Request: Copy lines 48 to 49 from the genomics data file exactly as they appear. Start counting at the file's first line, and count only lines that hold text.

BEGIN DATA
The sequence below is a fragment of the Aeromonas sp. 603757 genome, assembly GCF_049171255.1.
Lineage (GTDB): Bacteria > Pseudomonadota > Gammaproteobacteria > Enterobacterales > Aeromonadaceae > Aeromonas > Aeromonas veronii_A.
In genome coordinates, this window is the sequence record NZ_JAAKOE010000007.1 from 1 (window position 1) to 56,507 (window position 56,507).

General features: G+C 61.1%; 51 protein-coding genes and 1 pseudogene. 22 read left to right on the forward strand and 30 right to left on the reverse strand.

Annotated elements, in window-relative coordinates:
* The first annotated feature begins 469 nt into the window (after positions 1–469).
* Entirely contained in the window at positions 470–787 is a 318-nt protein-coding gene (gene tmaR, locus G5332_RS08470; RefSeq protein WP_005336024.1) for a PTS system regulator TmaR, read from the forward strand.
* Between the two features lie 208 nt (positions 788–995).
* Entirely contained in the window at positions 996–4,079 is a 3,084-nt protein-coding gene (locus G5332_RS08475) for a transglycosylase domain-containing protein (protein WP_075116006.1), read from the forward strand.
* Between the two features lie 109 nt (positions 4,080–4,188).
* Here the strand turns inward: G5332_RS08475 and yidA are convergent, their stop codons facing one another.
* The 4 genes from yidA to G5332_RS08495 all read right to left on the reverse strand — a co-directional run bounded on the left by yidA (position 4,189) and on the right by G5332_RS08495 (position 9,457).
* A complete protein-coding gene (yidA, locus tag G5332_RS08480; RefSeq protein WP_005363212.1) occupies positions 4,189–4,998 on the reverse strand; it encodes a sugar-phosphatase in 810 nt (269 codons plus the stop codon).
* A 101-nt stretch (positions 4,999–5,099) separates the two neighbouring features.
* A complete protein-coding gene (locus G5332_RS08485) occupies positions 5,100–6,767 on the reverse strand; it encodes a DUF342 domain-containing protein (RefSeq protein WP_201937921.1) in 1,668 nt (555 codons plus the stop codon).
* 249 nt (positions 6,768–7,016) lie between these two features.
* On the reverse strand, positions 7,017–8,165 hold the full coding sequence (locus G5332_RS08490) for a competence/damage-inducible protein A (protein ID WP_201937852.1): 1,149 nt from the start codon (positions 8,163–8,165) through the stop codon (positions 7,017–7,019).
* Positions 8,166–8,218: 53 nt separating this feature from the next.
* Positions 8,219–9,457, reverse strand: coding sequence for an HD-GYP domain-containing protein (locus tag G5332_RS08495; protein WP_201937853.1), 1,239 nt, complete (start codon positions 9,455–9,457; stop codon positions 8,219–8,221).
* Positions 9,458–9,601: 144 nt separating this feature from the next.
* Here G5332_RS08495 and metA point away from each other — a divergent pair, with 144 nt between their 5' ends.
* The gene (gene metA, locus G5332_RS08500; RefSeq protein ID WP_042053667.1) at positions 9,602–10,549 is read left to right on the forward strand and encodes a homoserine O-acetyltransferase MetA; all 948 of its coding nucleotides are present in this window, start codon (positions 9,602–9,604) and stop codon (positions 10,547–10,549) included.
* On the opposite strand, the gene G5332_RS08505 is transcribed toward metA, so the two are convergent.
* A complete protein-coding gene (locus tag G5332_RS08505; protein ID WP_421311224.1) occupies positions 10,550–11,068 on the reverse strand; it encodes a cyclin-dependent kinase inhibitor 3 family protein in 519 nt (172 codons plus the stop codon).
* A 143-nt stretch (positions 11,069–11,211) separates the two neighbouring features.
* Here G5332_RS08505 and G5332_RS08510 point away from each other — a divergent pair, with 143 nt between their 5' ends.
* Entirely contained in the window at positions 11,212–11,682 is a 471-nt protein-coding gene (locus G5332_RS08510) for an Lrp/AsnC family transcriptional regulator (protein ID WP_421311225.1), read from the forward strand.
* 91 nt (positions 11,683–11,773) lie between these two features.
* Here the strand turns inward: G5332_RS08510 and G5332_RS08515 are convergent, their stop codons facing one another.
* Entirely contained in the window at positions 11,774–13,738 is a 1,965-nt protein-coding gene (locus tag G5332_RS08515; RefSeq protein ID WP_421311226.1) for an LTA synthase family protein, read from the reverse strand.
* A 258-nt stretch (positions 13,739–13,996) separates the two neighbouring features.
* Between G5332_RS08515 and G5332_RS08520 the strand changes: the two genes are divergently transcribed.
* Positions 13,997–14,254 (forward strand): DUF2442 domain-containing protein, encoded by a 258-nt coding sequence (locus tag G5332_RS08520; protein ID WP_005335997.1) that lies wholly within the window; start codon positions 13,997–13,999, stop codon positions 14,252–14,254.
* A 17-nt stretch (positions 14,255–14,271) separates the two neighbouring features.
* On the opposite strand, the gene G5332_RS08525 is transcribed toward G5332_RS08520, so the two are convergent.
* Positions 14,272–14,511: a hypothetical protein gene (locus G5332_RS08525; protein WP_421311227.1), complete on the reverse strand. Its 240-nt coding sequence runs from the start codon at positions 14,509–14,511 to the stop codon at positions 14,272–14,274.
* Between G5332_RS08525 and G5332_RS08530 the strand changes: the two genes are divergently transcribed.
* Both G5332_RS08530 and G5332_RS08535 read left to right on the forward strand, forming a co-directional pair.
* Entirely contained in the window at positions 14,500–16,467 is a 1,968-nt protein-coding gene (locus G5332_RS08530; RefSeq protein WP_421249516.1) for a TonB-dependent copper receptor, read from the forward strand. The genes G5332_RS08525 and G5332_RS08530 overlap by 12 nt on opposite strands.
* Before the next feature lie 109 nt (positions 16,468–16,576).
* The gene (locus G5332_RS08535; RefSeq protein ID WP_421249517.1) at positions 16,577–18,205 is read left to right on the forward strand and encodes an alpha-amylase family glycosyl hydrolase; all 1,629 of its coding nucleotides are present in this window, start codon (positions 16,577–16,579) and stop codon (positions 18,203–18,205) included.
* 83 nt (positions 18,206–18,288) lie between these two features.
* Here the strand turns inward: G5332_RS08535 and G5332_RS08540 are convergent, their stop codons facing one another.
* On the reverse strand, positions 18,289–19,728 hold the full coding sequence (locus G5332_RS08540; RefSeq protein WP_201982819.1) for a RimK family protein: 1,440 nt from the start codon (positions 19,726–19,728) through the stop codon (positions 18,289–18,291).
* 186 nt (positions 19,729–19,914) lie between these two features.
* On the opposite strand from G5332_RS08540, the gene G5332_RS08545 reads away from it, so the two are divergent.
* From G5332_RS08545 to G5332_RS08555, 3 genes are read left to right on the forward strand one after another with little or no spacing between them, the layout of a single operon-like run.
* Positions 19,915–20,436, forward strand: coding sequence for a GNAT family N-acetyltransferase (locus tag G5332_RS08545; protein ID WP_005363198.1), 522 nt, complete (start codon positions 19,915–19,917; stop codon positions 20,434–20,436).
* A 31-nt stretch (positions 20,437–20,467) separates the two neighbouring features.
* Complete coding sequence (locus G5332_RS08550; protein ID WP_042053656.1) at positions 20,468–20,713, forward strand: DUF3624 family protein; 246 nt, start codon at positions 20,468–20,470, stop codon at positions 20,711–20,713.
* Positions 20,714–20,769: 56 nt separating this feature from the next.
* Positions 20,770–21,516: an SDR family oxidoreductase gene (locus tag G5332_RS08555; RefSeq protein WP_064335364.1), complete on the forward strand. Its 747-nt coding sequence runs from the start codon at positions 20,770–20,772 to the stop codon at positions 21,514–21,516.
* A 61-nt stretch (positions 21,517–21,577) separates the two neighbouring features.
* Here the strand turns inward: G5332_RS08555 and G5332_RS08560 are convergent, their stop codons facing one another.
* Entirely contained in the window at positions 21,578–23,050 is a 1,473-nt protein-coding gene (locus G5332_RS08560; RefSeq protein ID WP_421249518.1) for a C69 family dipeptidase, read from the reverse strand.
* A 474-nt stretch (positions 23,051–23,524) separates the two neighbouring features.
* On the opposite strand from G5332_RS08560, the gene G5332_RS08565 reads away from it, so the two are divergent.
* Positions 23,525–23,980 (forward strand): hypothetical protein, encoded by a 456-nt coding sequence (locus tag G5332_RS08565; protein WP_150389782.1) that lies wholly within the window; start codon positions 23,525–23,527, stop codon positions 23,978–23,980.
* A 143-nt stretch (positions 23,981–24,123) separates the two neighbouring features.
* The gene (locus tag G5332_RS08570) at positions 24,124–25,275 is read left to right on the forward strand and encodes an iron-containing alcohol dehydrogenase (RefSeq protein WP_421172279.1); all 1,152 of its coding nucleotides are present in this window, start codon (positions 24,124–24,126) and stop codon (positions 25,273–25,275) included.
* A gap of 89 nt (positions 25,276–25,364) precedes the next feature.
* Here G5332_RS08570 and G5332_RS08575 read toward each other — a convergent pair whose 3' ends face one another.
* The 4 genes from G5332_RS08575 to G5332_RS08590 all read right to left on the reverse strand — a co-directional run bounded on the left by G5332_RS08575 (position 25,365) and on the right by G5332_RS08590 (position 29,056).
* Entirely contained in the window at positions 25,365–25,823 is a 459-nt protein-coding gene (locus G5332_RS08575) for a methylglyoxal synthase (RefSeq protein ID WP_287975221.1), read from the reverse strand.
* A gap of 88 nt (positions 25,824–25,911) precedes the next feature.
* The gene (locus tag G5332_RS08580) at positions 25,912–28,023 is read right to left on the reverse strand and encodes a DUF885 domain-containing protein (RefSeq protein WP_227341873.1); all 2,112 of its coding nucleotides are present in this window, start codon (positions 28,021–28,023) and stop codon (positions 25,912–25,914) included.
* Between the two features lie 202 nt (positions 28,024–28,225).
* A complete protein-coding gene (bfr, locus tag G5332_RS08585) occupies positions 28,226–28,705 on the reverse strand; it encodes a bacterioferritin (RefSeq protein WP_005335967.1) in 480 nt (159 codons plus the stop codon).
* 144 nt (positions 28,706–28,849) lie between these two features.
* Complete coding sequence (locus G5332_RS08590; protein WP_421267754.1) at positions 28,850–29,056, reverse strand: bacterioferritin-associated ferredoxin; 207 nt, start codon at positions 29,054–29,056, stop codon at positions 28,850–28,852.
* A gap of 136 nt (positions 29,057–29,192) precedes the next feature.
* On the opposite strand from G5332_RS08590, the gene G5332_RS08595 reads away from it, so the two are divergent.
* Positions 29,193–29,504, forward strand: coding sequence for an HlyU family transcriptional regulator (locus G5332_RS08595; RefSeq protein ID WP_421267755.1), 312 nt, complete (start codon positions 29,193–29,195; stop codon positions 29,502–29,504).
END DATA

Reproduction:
* Positions 19,915–20,436, forward strand: coding sequence for a GNAT family N-acetyltransferase (locus tag G5332_RS08545; protein ID WP_005363198.1), 522 nt, complete (start codon positions 19,915–19,917; stop codon positions 20,434–20,436).
* A 31-nt stretch (positions 20,437–20,467) separates the two neighbouring features.